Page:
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Romeo and Juliet | The Charge of the Light Brigade

Steph Atkinson | Sunday September 22, 2019



Guide Navigation

Part 1 Shakespeare’s Romeo and Juliet | Part 2 Marvel’s To His Coy Mistress
Part 3 Browning’s Sonnet 43 | Part 4 Owen’s Futility
Part 5 Tennyson’s The Charge of the Light Brigade

Alfred Tennyson’s The Charge of the Light Brigade

Overview and Context

Written following the disastrous 1854 Battle of Balaclava in the Crimean War, this poem can be read as both jingoistic and as highlighting the horrors of war. Whilst Tennyson was Poet Laureate at the time and might have been expected to produce patriotic poetry, there is a certain sorrow in the closing lines.

Some Initial Notes

One of the most notable features of this poem, and one of the reasons that it is so commonly taught, is its distinctive rhythm. The dominant dactylic meter replicates the pounding of the horses’ hooves, whether in attack or in retreat. It can be seen to glorify the bravery of the soldiers in the face of death, although the chaos of the battle seems to have been somewhat glossed over. Apparently written very shortly after news of the defeat, this poem may seek to replicate the patriotic impetus which sent them to war in the first place.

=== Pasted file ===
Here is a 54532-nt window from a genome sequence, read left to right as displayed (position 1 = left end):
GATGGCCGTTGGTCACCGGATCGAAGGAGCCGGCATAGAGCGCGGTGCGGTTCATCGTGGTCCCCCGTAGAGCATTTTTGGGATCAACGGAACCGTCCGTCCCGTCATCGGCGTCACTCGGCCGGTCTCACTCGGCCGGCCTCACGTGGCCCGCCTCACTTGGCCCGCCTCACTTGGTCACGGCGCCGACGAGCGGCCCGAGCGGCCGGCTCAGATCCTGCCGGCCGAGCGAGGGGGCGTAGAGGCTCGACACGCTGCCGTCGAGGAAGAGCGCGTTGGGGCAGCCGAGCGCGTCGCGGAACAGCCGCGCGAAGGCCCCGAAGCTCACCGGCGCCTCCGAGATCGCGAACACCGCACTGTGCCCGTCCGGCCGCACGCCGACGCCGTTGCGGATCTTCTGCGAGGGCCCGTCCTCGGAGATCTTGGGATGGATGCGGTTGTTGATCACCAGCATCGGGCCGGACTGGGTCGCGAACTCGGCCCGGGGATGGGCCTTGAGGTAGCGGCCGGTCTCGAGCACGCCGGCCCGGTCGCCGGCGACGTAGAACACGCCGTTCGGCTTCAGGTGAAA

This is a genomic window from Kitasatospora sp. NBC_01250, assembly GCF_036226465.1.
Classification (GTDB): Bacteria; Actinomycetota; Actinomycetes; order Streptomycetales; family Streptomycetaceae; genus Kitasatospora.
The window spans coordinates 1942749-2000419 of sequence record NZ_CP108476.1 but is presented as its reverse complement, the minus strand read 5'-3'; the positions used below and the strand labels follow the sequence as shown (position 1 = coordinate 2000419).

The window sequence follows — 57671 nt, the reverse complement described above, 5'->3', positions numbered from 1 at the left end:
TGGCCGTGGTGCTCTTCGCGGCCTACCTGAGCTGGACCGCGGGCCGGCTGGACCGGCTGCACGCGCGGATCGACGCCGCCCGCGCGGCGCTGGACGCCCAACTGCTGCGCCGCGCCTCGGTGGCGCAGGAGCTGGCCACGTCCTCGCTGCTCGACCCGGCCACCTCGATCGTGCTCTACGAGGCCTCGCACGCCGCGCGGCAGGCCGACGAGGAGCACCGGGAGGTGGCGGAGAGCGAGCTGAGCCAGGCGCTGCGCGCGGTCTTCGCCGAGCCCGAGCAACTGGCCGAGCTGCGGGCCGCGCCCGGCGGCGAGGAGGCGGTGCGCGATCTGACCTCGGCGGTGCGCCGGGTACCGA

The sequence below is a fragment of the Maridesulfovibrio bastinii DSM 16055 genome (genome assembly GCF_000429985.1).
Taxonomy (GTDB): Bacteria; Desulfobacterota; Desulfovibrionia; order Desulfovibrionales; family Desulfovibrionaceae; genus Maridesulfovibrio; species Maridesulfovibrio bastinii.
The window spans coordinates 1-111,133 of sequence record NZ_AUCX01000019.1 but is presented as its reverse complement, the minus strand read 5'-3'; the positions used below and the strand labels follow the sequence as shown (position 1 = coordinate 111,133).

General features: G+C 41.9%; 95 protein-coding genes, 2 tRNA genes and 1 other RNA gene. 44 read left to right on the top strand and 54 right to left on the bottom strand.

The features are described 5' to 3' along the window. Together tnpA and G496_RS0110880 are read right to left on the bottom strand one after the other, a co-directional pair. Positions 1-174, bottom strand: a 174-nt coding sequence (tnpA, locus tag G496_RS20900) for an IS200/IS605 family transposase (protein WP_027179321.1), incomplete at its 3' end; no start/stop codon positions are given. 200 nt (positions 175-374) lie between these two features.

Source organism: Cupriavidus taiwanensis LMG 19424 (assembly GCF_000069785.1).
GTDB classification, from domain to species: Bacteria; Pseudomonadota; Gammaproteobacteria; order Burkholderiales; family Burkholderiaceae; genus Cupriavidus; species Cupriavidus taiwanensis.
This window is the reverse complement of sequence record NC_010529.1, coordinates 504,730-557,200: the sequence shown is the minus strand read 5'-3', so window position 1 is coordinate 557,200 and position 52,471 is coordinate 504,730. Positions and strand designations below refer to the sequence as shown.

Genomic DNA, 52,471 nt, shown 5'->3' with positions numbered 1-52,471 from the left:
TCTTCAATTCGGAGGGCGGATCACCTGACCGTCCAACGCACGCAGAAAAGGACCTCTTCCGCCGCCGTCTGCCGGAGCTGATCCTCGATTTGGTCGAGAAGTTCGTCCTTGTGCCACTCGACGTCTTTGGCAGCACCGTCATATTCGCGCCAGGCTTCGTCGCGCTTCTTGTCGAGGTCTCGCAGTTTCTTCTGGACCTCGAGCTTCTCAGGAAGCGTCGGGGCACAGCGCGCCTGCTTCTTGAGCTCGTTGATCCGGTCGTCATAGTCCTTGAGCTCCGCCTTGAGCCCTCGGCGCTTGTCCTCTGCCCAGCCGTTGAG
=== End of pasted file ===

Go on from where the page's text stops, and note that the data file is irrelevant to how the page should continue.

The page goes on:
The Charge of the Light Brigade

Stanza 1: The phrase ‘valley of Death’ is redolent of the valley of the shadow of Death in Psalm 23. This biblical allusion and imagery suggests that, whilst these soldiers are fated to die, God is ‘on their side’. The imperatives spoken by the anonymous ‘he’ evoke the hoped-for glory and splendour of war. The ‘six hundred’ are equally respected, by being mentioned, but are anonymised; in contrast to Futility which uses the death of one soldier to contemplate existence, The Charge of the Light Brigade uses the death of many as a patriotic catalyst.

Stanza 2: The rhetorical question which raises the possibility of the soldiers being ‘dismay’d’ at the command to charge is negated by the following ‘Not’, despite the apparent ‘blunde[r]’. The anaphora of ‘Their not/but to’...

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